In a system-management environment, an event is an occurrence of significance to a task or system. An event can be further classified as either an alert (the occurrence of a problem) or a resolution (the occurrence of a solution to a problem). Depending on the problem's relevance and significance, action might be required to maintain optimal use of data center resources. Either an administrator must be notified to take the necessary steps, or the administrator can choose to predefine the action(s) to perform.
When action is needed in an IBM PureFlex System environment, the automation manager infrastructure in IBM Flex System Manager facilitates resolution by notifying the administrator or by initiating a predefined task. IBM Flex System Manager is the management solution for the preconfigured, pre-integrated IBM PureFlex System infrastructure. By automating repetitive tasks, Flex System Manager reduces the number of manual steps needed for typical management tasks. This article introduces the automation manager function and explains how to use it to automate responses to common data center events. With the help of two example scenarios, learn how to create an event automation plan that uses the automation manager to perform predefined tasks in response to specific alerts.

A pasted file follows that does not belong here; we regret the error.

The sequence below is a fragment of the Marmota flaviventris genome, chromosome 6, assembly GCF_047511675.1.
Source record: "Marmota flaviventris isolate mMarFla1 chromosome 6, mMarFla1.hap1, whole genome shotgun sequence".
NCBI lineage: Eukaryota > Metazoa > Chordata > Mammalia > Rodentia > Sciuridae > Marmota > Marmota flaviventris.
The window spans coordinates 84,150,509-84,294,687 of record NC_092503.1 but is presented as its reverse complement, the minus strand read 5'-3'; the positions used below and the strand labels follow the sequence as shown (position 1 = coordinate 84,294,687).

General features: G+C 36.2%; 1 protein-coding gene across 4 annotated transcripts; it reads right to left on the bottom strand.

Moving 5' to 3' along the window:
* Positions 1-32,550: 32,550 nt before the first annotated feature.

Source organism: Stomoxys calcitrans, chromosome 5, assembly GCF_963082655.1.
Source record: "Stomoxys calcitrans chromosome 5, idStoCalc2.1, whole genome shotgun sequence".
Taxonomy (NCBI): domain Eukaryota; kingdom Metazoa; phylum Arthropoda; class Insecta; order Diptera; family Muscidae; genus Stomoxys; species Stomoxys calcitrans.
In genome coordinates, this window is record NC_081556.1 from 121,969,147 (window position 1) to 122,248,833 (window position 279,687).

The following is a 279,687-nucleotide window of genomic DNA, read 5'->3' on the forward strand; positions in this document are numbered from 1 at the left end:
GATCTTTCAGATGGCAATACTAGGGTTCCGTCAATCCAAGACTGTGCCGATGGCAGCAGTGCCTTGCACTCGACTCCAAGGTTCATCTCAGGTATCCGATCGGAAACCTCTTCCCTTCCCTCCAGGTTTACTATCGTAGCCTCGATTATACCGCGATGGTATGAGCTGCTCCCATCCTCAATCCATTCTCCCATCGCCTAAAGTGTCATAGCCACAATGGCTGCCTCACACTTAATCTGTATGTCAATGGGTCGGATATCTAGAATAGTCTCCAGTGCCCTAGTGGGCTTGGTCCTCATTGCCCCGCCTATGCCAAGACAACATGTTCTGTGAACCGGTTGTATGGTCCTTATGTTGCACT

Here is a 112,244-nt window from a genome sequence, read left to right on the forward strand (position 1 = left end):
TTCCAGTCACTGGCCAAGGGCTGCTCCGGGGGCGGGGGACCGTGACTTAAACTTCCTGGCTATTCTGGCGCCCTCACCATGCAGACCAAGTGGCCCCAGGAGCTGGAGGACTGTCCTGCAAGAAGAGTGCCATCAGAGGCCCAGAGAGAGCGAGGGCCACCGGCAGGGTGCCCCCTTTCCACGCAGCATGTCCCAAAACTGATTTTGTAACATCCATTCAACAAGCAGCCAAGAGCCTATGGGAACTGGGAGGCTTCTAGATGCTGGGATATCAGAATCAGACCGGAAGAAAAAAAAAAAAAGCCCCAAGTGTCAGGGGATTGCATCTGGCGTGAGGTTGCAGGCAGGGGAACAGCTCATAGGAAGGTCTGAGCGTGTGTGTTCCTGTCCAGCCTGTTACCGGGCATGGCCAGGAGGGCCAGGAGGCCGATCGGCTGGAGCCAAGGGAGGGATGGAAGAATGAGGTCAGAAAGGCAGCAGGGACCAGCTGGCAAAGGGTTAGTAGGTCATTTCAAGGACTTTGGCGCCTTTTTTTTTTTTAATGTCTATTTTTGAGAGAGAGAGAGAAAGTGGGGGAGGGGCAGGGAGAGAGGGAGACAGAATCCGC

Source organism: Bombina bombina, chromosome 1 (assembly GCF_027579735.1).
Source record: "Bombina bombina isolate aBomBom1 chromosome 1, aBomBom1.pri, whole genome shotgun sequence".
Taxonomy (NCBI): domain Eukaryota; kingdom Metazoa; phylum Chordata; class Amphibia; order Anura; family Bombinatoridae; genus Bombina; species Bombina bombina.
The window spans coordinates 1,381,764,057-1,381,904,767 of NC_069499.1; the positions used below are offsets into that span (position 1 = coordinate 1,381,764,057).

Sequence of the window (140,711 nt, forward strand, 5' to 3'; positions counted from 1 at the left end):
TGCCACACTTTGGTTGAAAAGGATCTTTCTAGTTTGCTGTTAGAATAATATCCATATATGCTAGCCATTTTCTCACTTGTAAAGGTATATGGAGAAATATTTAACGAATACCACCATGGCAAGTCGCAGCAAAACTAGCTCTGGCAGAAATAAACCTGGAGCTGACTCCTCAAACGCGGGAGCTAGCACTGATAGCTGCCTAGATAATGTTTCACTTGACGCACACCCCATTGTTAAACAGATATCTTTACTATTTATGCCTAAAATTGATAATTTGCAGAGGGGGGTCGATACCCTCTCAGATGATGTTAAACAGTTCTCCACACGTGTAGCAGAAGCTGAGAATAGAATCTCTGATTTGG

Event automation plans and how they work
The administrator of an IBM PureFlex System environment can create an event automation plan and apply it to a specific system or a group of systems. The event automation plan can automate tasks and common cloud operations in response to situations that occur in the managed environment.
A Flex System Manager event automation plan has three basic components:
- Target list: Specifies one or more systems or groups of systems in the managed environment.
- Filter: Specifies the types of events to process.
- Action: Specifies the response to an event. You can specify one or more actions to start when the event occurs.
Figure 1 shows an event automation plan that an administrator is in the process of creating with the Event Automation Plan wizard that's available from the Flex System Manager console:
Figure 1. Flex System Manager's default support for event filters and event actions
By default, the administrator can choose from all available events, as shown in the wizard's Event Filters screen (background of Figure 1). The Create Action screen (foreground of Figure 1) shows the list of common actions that are available to select for an event. After an event automation plan is in place, the action(s) that are specified for that event execute whenever the event occurs.
Figure 2 shows an overview of event automation plan setup and execution:
Figure 2. Overview of event automation plan setup and execution
In detail, the steps for the sequence that's shown in Figure 2 are:
- The administrator creates an event automation plan and applies it to a specific system or group of systems (such as a server farm).
- In the event automation plan, the administrator uses a filter to specify which types of events to process and specifies an event action (such as sending an email notification) for each of those events.